Last week, I wrote a rather controversial post on why I don’t use an iPhone. This time, I’m sticking a bit tighter to this site’s main topic - Apple. More specifically, Macs. And as usual, we start with a backstory.
I’ve used talking computers since 2004. I’ve used just about every screen reader you can think of - first window-eyes, then JAWS, then NVDA when I decided SMA’s suck. Anyway, I was also using a PAC Mate at school for taking notes - even though I over all had issues with freedom scientific, probably the biggest fail being when they took about a month more than they should have to upgrade the PM to an OMNI, which was delayed even more by the guy who then loaded the Polish translation onto it going on leave right after winter holidays ended, leaving me without my notes for a while. Despite all these issues, I did not use a Laptop or even the iPod for taking notes, mainly because the PAC Mate was a lot faster in starting and being ready for typing, having miles better battery life - I could go a week without charging it using it 8 hours a day versus 2-4 hours on any Windows laptop I’ve owned, and it was self-contained and had a braille display (I can’t concentrate very well on what the teachers are saying if I have to wear headphones and also correct any typos.)
Meanwhile, just like previously with Android, I was following podcasts and articles posted Online about the competition, having even played around with Ubuntu in a virtual machine. I knew that the Mac existed, it had built in speech which sounded very good, and people could use it. I didn’t see a need for a new laptop until early 2011 after I had a very positive impression thanks to the iPod, and also my current laptop showing its age. So, after looking at stats and somewhat due to the nature of me wanting to experiment with new things, I decided that I probably want to get a Mac next. However they cost a lot of money, which is a definite downside. You probably pay a lot for what I just call “the Apple logo”, and partly the build quality as well. So, the process for gathering money took a bit longer than I expected - about 2 years. So I saw Lion and Mountain Lion come and go, the retina MacBooks being introduced, etc. Finally in late June this year I was able to get a retina Macbook Pro, and here is what’re my thoughts after 3 and a bit months of using it.
My switch was a headfirst dive experience straight into a waterfall. As soon as I got the Mac, I gave my Windows PC to someone in my family so couldn’t fall back on it. I had previously used OS X only in a virtual machine for all of a few days, but I had listened and read about Voiceover a lot before then, maybe even too much, so I was prepared and knew the basics. To make the adventure more interesting, over the first week I couldn’t go a day without seeing someone talk about how their mac is now used exclusively as a boot camped computer or someone selling one that was a only a year old. Me, I had no problems with it. The most common issue you hear from people that apparently isn’t a problem on Windows is voiceover going busy. You get that on Windows too, except your screen reader just locks up or an application goes not responding. On the Mac you can at least cmd-tab away from such an application, while on Windows more often than not your screen reader gets frozen and you need to wait for what ever froze it to unfreeze, or quit. Reading email and web browsing also works as well. A lot of the extensions I used to use with Firefox on Windows, like Adblock have safari equivalents which works just as well. Safari also has gems of its own, like click to flash which can convert almost any flash video player to HTML5 which makes it a lot more accessible. I now also use the mac to take notes at school, partly because the PAC Mate decided not to detect the braille display anymore, but it’s not a problem. It lasts me a whole day without charging, boots just as fast so I can start typing, and works with the 2 braille displays I have - the aforementioned PAC Mate display, and a very old Alva Satellite that I’m finally able to use again after not being able to thanks to non-existing drivers for 64-bit Windows. I’ve been able to find replacement apps for things that I commonly do - Adium for messaging, Yoru for Twitter, transmit for FTP, Shrook for RSS, etc. Other apps work better on the Mac than on Windows, like Skype, while others are the opposite - Teamtalk§.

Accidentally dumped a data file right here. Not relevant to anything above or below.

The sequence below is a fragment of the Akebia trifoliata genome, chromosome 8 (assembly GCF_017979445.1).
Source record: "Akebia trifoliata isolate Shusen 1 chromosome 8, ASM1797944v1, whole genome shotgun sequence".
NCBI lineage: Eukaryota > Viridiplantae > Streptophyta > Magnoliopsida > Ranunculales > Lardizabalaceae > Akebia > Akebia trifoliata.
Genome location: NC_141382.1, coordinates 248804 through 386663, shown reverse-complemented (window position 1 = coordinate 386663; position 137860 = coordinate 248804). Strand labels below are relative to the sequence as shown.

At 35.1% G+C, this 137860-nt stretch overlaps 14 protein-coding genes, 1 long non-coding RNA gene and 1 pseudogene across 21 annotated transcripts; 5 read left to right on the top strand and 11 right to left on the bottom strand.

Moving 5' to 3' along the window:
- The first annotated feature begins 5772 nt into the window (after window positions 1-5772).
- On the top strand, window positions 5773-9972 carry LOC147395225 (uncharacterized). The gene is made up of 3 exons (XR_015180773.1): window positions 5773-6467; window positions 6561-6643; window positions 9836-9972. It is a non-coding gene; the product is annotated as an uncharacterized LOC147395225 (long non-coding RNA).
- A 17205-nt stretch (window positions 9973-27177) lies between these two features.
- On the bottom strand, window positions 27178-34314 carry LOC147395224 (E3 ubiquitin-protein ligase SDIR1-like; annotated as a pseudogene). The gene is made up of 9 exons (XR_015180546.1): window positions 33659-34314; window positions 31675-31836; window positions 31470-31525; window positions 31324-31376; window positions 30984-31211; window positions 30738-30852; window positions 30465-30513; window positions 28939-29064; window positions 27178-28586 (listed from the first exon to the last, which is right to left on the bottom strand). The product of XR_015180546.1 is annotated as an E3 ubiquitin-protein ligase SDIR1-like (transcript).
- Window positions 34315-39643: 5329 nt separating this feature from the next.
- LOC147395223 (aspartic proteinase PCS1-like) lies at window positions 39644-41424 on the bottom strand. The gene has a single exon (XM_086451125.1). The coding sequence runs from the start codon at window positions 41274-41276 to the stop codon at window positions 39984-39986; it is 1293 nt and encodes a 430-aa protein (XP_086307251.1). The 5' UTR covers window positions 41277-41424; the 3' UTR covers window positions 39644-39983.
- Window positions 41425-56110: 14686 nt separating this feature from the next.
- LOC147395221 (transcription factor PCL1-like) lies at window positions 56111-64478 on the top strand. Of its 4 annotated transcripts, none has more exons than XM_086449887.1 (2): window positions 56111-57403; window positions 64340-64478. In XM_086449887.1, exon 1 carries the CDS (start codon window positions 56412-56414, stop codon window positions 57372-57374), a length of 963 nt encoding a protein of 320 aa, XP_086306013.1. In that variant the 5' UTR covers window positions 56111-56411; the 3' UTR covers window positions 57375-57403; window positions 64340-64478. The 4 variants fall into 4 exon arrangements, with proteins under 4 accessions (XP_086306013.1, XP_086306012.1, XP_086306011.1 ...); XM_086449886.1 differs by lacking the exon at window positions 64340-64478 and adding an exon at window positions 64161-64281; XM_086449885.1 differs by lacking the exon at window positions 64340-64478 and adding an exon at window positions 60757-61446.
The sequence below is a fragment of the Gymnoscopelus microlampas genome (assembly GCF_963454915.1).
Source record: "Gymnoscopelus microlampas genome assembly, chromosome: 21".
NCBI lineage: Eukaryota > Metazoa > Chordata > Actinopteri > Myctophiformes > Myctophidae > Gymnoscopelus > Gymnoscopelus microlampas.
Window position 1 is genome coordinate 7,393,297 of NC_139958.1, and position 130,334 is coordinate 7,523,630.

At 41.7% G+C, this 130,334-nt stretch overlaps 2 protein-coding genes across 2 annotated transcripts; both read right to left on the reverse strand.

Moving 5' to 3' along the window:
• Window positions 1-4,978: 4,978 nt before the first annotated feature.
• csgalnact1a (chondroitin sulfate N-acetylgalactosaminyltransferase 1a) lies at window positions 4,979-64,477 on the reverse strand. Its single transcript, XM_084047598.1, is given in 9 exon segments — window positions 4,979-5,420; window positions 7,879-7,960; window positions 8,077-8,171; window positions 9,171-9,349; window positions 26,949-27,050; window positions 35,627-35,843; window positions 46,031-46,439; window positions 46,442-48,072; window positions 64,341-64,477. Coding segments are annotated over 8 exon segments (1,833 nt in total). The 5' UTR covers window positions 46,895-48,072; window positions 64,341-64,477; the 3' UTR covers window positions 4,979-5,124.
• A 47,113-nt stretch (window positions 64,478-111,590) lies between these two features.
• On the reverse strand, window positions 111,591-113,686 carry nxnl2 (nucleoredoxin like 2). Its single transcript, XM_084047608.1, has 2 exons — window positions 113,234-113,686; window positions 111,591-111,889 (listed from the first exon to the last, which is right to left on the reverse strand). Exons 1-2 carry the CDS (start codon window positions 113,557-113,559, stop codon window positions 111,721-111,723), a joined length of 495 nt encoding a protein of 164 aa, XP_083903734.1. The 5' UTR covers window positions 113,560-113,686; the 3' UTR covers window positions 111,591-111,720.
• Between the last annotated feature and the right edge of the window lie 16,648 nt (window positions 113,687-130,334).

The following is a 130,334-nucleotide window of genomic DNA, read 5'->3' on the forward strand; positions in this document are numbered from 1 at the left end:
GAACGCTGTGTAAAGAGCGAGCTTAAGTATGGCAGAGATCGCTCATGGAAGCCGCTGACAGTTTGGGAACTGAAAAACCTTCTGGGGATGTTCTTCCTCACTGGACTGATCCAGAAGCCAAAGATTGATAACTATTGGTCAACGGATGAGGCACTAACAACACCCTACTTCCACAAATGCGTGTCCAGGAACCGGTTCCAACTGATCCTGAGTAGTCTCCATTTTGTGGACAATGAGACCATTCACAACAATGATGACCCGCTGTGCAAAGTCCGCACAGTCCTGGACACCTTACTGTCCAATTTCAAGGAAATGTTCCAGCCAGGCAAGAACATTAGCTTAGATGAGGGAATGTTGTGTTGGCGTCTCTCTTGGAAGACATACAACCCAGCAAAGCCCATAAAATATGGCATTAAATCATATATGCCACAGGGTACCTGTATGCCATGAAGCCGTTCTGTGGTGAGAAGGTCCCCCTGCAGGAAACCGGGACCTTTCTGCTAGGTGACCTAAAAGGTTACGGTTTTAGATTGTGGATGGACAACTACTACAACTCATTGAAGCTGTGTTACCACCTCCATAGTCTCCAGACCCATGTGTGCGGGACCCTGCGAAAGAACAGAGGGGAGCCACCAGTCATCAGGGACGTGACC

Did I completely get rid of Windows? No. There still are things that Mac doesn’t do very well, accessibly or at all, so I have both a XP virtual machine for small tasks, and a Windows 8.1 bootcamp partition if I need full resources (which is mostly for mainstream games). Thankfully, dual booting the 2 systems is much easier on Apple hardware. Speaking of which, I have noticed that lately new Windows hardware is getting worse and worse - look at almost every ultra book. They usually costs as much as a Macbook hair but have half the battery life, a slower CPU and generally rather pour performance. Yesterday I was able to look at such an ultra book, which cost about $1600 where a fresh install of Windows took 5 minutes to boot, NVDA startup alone took almost 30 seconds, and it lasted only 3 hours on battery.
Of course, nothing is perfect. Windows 8 has its issues, Microsoft is causing very drastic changes which so far aren’t really working. OS X also has problems, and Apple is also slowly locking the OS down more and more (most of the good apps are not available in the mac app store thanks to sandboxing), and every new OS X release removes something which was useful before (Starting with Rosetta in Snow Leopard, ending with Sync services in Mavericks forcing you to sync iDevices with iCloud instead of your local contacts and calendars.)
In conclusion, am I happy with the Macbook and OS X? Yes. I don’t run Windows very often, usually once or twice a month, but just like everything in life it can be improved.